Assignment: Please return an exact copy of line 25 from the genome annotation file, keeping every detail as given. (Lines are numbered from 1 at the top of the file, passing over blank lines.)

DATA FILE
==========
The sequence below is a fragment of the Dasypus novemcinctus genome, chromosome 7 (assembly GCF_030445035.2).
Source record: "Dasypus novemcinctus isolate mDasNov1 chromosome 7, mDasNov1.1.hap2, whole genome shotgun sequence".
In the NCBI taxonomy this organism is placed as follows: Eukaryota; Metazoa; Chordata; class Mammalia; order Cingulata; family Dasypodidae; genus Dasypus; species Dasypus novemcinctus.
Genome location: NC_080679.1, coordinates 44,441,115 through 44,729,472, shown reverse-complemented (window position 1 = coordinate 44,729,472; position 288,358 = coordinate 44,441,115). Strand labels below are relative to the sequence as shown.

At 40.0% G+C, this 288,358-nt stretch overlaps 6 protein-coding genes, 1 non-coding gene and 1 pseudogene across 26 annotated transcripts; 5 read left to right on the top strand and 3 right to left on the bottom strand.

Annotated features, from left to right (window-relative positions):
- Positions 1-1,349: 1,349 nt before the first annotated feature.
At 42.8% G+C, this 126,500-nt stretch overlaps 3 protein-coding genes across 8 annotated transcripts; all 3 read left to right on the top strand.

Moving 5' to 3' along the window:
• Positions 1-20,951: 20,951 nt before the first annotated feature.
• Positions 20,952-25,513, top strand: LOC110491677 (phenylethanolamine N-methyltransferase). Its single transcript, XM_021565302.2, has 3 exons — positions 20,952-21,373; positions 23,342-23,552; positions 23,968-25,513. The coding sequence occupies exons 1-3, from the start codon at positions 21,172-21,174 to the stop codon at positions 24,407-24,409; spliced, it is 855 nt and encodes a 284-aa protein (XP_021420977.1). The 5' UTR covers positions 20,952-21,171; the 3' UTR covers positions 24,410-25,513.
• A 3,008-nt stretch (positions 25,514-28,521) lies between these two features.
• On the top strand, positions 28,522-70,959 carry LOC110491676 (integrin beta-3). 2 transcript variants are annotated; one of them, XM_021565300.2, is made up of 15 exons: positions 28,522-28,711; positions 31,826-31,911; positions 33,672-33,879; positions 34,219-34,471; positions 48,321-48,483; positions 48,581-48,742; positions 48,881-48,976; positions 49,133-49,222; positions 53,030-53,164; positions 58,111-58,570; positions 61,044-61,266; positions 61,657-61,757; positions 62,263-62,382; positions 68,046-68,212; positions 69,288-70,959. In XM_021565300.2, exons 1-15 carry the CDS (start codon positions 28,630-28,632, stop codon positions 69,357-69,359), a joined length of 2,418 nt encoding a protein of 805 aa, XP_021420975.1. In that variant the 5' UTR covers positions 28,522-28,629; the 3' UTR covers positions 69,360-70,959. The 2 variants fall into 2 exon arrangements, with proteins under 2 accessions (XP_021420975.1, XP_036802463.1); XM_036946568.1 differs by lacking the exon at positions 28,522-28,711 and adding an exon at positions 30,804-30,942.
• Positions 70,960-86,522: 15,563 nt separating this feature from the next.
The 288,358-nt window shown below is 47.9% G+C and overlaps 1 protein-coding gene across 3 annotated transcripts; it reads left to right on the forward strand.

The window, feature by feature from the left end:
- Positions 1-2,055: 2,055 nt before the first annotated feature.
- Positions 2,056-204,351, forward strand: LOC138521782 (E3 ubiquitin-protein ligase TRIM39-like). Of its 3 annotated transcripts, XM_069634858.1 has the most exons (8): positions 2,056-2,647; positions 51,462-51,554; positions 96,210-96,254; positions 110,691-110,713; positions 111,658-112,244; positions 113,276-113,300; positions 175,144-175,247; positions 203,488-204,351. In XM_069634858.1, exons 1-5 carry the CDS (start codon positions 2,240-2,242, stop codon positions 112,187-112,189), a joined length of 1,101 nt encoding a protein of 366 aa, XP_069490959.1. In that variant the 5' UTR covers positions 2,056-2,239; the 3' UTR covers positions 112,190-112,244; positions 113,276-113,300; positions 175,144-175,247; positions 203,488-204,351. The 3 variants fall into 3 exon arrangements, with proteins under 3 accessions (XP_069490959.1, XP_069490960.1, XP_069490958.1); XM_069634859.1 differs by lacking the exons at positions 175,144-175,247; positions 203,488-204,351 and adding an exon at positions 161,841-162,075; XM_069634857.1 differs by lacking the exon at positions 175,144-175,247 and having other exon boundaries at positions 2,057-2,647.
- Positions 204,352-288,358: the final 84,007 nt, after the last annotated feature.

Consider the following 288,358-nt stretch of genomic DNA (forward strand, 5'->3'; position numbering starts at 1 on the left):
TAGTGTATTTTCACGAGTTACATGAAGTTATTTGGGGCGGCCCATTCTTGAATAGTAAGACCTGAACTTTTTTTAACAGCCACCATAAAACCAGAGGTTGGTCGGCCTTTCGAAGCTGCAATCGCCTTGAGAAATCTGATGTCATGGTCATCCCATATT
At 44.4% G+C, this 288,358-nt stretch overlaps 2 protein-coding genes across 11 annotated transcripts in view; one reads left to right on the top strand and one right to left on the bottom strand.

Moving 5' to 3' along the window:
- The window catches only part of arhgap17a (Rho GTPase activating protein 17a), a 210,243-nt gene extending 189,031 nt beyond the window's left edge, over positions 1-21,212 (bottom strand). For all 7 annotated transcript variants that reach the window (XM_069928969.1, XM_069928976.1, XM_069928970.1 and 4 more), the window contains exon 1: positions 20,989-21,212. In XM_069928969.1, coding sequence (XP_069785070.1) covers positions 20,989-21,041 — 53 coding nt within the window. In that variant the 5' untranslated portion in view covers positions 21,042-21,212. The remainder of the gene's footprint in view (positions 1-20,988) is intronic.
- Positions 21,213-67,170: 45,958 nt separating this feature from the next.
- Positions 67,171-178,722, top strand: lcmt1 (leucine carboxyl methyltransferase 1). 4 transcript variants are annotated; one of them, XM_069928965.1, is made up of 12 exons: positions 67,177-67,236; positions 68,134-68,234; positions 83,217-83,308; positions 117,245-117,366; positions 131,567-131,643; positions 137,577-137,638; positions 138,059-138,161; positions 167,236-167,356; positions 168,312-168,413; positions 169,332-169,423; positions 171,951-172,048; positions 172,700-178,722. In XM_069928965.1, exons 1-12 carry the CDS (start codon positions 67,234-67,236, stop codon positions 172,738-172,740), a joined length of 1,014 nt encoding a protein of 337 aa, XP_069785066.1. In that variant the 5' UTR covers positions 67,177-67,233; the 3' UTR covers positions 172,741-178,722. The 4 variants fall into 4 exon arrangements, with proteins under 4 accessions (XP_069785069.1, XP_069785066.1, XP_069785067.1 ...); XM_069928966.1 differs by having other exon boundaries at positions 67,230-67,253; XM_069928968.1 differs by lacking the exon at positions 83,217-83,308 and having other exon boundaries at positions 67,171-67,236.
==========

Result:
- Positions 21,213-67,170: 45,958 nt separating this feature from the next.